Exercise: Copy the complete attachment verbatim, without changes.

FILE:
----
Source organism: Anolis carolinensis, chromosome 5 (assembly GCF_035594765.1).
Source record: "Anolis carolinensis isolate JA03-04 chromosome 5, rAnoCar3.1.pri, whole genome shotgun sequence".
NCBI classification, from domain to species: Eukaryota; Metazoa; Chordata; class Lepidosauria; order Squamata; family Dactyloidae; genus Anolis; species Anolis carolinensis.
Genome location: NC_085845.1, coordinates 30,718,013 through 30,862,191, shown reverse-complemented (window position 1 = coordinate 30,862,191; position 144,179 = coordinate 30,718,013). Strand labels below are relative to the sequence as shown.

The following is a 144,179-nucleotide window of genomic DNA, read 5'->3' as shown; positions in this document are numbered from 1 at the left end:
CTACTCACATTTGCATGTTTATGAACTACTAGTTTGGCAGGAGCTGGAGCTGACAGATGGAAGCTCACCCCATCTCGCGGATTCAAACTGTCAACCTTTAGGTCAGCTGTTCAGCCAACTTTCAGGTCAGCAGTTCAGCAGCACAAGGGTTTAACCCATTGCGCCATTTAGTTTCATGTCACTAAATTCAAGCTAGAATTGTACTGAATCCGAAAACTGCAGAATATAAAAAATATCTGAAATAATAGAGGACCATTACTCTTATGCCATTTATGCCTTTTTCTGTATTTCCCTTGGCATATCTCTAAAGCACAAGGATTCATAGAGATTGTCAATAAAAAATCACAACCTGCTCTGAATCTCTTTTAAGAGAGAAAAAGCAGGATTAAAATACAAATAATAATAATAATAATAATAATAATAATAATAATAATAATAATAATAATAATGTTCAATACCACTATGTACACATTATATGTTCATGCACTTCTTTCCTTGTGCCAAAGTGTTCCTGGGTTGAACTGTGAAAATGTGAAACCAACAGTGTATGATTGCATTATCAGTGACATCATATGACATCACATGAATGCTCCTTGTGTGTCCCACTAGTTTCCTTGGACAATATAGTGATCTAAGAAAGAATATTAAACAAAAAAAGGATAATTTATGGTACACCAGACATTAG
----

Source organism: Anolis carolinensis, chromosome 5 (assembly GCF_035594765.1).
Source record: "Anolis carolinensis isolate JA03-04 chromosome 5, rAnoCar3.1.pri, whole genome shotgun sequence".
NCBI classification, from domain to species: Eukaryota; Metazoa; Chordata; class Lepidosauria; order Squamata; family Dactyloidae; genus Anolis; species Anolis carolinensis.
Genome location: NC_085845.1, coordinates 30,718,013 through 30,862,191, shown reverse-complemented (window position 1 = coordinate 30,862,191; position 144,179 = coordinate 30,718,013). Strand labels below are relative to the sequence as shown.

The following is a 144,179-nucleotide window of genomic DNA, read 5'->3' as shown; positions in this document are numbered from 1 at the left end:
CTACTCACATTTGCATGTTTATGAACTACTAGTTTGGCAGGAGCTGGAGCTGACAGATGGAAGCTCACCCCATCTCGCGGATTCAAACTGTCAACCTTTAGGTCAGCTGTTCAGCCAACTTTCAGGTCAGCAGTTCAGCAGCACAAGGGTTTAACCCATTGCGCCATTTAGTTTCATGTCACTAAATTCAAGCTAGAATTGTACTGAATCCGAAAACTGCAGAATATAAAAAATATCTGAAATAATAGAGGACCATTACTCTTATGCCATTTATGCCTTTTTCTGTATTTCCCTTGGCATATCTCTAAAGCACAAGGATTCATAGAGATTGTCAATAAAAAATCACAACCTGCTCTGAATCTCTTTTAAGAGAGAAAAAGCAGGATTAAAATACAAATAATAATAATAATAATAATAATAATAATAATAATAATAATAATAATAATAATGTTCAATACCACTATGTACACATTATATGTTCATGCACTTCTTTCCTTGTGCCAAAGTGTTCCTGGGTTGAACTGTGAAAATGTGAAACCAACAGTGTATGATTGCATTATCAGTGACATCATATGACATCACATGAATGCTCCTTGTGTGTCCCACTAGTTTCCTTGGACAATATAGTGATCTAAGAAAGAATATTAAACAAAAAAAGGATAATTTATGGTACACCAGACATTAG